Fed Hikes Discount Rate . . . so what?

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Wall Street Journal:  Rate Rise Stirs Questions

Yahoo! Finance:  Wall Street Down on Fed Discount Rate Hike Move

MarketWatch:  Fed Looks Impatient in Wake of Discount Rate Hike

Yesterday, the Federal Reserve said it had increased the so-called Discount Rate by 25 basis points (0.25%) to 75 basis points.  That’s the rate at which banks borrow from the Federal Reserve if they’re in trouble.  As you might expect, given that connotation it’s rarely used.  The discount rate had always been an overnight loan rate, but when the credit crisis hit, the Federal Reserve extended the term to a maximum of 30 days, and when Bear Stearns blew up, it extended it to 90 days.  Back in November 2009, the Fed announced it would be reducing the term to 28 days beginning January 14, 2010.  Last week, Chairman Bernanke, in testimony to the American Grandstand (i.e. Congress), said that

“before long, we expect to consider a modest increase in the spread between the discount rate and the target federal funds rate.”

There appears to be a trend here (toward normalization), the path of which seems clear, and there is an attempt to prepare markets for the news.  Yet David Kotok of Cumberland Advisors, a very sharp chap, claims it was a surprise.  (You can sign up for his equally-sharp periodic e-mail by clicking here.)  As the small sample of headlines above indicates, the action has raised a number of issues in addition to being a complete shock.

Here’s a look at the Bloomberg terminal’s Top Stories from late last night.

The credit markets have healed–as measured by corporate bond spreads and other measures–so there’s really no need for crisis measures on the monetary policy front.  That seems to have been the goal of this latest move, as the various measures are brought back to pre-crisis level.

So what’s all the worry about? 

Stocks fell because of the fear of higher rates. 

To review, higher rates are bad for stocks because:

  1. The present value of future cashflows is reduced, making company valuations lower
  2. Bonds become marginally more attractive than stocks as an alternative investment as their relative return improves
  3. Higher interest rates slow growth

Studies have shown that stocks perform worse in the rising rate regime.  That is, dividing the regimes like this:  1) the first rate hike occurs; 2) the second rate cut occurs, and looking at the returns of stocks in the two periods produces returns that are far better in regime #2.  Most of those studies look at the Federal Funds rate, which was not affected with this move.  In fact, the Fed went to some lengths to insist that this was not a precursor to a general rate hike–a tightening of monetary policy.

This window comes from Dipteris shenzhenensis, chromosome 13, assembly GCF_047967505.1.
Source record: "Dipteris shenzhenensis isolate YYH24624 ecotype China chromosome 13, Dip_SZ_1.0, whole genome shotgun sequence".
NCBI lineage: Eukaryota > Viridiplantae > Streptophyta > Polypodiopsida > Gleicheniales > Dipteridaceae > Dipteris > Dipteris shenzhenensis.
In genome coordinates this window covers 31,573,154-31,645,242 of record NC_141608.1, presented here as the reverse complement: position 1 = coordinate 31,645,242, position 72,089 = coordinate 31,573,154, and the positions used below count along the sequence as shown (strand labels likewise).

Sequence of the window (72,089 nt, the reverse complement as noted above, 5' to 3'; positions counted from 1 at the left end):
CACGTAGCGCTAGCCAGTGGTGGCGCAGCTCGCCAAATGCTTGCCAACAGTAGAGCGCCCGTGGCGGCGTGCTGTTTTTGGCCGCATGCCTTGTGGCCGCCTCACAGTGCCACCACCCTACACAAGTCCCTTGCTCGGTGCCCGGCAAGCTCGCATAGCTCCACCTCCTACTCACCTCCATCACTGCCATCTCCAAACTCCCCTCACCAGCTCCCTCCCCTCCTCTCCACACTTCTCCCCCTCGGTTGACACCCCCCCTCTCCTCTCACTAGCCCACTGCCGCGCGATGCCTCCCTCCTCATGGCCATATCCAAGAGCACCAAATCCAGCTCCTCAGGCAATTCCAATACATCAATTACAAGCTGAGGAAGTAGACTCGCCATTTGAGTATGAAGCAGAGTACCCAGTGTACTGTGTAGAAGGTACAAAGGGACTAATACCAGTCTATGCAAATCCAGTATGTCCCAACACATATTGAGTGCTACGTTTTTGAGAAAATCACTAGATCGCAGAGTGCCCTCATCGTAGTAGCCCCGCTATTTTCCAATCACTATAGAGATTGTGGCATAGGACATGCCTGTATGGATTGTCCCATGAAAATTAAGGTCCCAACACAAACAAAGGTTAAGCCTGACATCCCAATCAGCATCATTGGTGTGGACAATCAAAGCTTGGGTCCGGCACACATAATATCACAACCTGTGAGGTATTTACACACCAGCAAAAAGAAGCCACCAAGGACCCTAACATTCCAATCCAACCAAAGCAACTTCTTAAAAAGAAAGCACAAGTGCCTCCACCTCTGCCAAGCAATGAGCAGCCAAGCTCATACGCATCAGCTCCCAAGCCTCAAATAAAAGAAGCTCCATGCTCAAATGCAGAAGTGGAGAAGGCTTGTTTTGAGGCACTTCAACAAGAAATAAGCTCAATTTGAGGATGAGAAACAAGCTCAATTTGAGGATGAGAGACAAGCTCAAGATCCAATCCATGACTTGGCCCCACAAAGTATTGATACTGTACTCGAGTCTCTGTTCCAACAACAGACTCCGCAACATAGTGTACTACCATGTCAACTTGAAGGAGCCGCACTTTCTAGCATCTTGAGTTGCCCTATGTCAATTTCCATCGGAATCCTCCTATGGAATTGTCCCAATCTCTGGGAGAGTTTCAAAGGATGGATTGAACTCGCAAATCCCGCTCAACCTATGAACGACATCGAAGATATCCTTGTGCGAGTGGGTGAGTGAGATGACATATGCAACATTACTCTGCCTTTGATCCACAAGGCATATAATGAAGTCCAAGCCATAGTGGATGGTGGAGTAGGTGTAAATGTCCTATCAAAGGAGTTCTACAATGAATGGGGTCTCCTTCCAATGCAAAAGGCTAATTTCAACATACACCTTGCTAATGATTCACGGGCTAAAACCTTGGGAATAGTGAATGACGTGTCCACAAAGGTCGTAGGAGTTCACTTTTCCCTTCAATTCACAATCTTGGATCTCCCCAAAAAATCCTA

Treasuries (i.e. bonds) fell because higher interest rates make existing bonds worth less.

The dollar rose because higher interest rates mean higher returns on investments in the U.S.  So, again, at the margin, a foreign central bank with foreign currency to recycle just found a marginal improvement in the rate paid on investments in the U.S., for which dollars are required.

The only problem is that this decision doesn’t mean interest rates–an awfully broad term–are going anywhere soon.  The discount rate isn’t the basis for any other loans, whereas the Federal Funds rate is.

Here are the drivers of interest rates (green = lower to no change; black = neutral; red = higher rates):

  • Inflation – not a problem
  • Default/credit risk – coming down
  • Demand for credit – none yet
  • Investment demand - bonds could become a safe-haven if stocks get much choppier
  • Federal Reserve bias – “the modifications are not expected to lead to tighter financial conditions”

We don’t think the Federal Fund rate will be raised for some time for the following reasons:

  1. Inflation will not be a problem for quite a while
  2. There is a lot of slack in the system, both in capital and labor
  3. The recovery is extraordinarily fragile
  4. The unemployment rate is stubbornly high

Market participants generally agree with us as the chart of Fed Fund Futures shows.

In 1993, a Stanford economist, John Taylor devised an equation for setting monetary policy rates.  Not surprisingly, the equation has been called the Taylor Rule.  It looks like this.

What it means is that the benchmark rate should be set as a function of interest rates and slack in the economy, the latter measured as the difference between actual and potential GDP.  That slack is often referred to as the “output gap.”

Now, here’s a look at what the Taylor Rule suggests the current rate should be.

The trend in the Taylor Rule is up, but from a very low level.  It suggests the Fed Funds rate should be a minus (-)1.45%.

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